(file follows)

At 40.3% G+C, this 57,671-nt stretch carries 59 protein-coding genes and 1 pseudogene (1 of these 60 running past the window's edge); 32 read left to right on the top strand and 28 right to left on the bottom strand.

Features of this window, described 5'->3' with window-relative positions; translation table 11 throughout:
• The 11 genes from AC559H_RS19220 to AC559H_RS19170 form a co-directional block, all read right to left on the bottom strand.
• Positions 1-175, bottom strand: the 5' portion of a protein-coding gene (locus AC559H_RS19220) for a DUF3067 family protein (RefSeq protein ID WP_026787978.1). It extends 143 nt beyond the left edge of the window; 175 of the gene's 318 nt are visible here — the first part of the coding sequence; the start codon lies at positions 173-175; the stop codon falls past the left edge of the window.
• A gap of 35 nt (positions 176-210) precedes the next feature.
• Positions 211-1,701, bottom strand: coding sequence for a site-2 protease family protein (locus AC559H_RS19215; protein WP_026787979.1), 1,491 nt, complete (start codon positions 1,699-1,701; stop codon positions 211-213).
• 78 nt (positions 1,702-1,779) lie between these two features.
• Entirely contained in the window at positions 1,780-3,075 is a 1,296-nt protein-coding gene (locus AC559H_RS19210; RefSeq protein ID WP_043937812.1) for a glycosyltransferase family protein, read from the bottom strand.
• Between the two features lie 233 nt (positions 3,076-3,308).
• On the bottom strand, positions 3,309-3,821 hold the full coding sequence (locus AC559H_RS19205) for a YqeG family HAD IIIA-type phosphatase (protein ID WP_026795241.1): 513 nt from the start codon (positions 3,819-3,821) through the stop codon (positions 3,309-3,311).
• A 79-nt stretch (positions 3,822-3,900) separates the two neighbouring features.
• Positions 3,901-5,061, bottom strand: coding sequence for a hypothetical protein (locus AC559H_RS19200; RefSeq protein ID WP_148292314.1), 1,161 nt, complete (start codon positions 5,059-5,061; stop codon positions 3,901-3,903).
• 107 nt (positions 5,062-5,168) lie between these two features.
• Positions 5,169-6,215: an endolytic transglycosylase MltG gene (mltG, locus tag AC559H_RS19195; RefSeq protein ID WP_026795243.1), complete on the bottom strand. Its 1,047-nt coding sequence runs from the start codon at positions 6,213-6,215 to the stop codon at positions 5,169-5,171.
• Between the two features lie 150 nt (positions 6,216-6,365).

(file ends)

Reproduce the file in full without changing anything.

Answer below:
At 40.3% G+C, this 57,671-nt stretch carries 59 protein-coding genes and 1 pseudogene (1 of these 60 running past the window's edge); 32 read left to right on the top strand and 28 right to left on the bottom strand.

Features of this window, described 5'->3' with window-relative positions; translation table 11 throughout:
• The 11 genes from AC559H_RS19220 to AC559H_RS19170 form a co-directional block, all read right to left on the bottom strand.
• Positions 1-175, bottom strand: the 5' portion of a protein-coding gene (locus AC559H_RS19220) for a DUF3067 family protein (RefSeq protein ID WP_026787978.1). It extends 143 nt beyond the left edge of the window; 175 of the gene's 318 nt are visible here — the first part of the coding sequence; the start codon lies at positions 173-175; the stop codon falls past the left edge of the window.
• A gap of 35 nt (positions 176-210) precedes the next feature.
• Positions 211-1,701, bottom strand: coding sequence for a site-2 protease family protein (locus AC559H_RS19215; protein WP_026787979.1), 1,491 nt, complete (start codon positions 1,699-1,701; stop codon positions 211-213).
• 78 nt (positions 1,702-1,779) lie between these two features.
• Entirely contained in the window at positions 1,780-3,075 is a 1,296-nt protein-coding gene (locus AC559H_RS19210; RefSeq protein ID WP_043937812.1) for a glycosyltransferase family protein, read from the bottom strand.
• Between the two features lie 233 nt (positions 3,076-3,308).
• On the bottom strand, positions 3,309-3,821 hold the full coding sequence (locus AC559H_RS19205) for a YqeG family HAD IIIA-type phosphatase (protein ID WP_026795241.1): 513 nt from the start codon (positions 3,819-3,821) through the stop codon (positions 3,309-3,311).
• A 79-nt stretch (positions 3,822-3,900) separates the two neighbouring features.
• Positions 3,901-5,061, bottom strand: coding sequence for a hypothetical protein (locus AC559H_RS19200; RefSeq protein ID WP_148292314.1), 1,161 nt, complete (start codon positions 5,059-5,061; stop codon positions 3,901-3,903).
• 107 nt (positions 5,062-5,168) lie between these two features.
• Positions 5,169-6,215: an endolytic transglycosylase MltG gene (mltG, locus tag AC559H_RS19195; RefSeq protein ID WP_026795243.1), complete on the bottom strand. Its 1,047-nt coding sequence runs from the start codon at positions 6,213-6,215 to the stop codon at positions 5,169-5,171.
• Between the two features lie 150 nt (positions 6,216-6,365).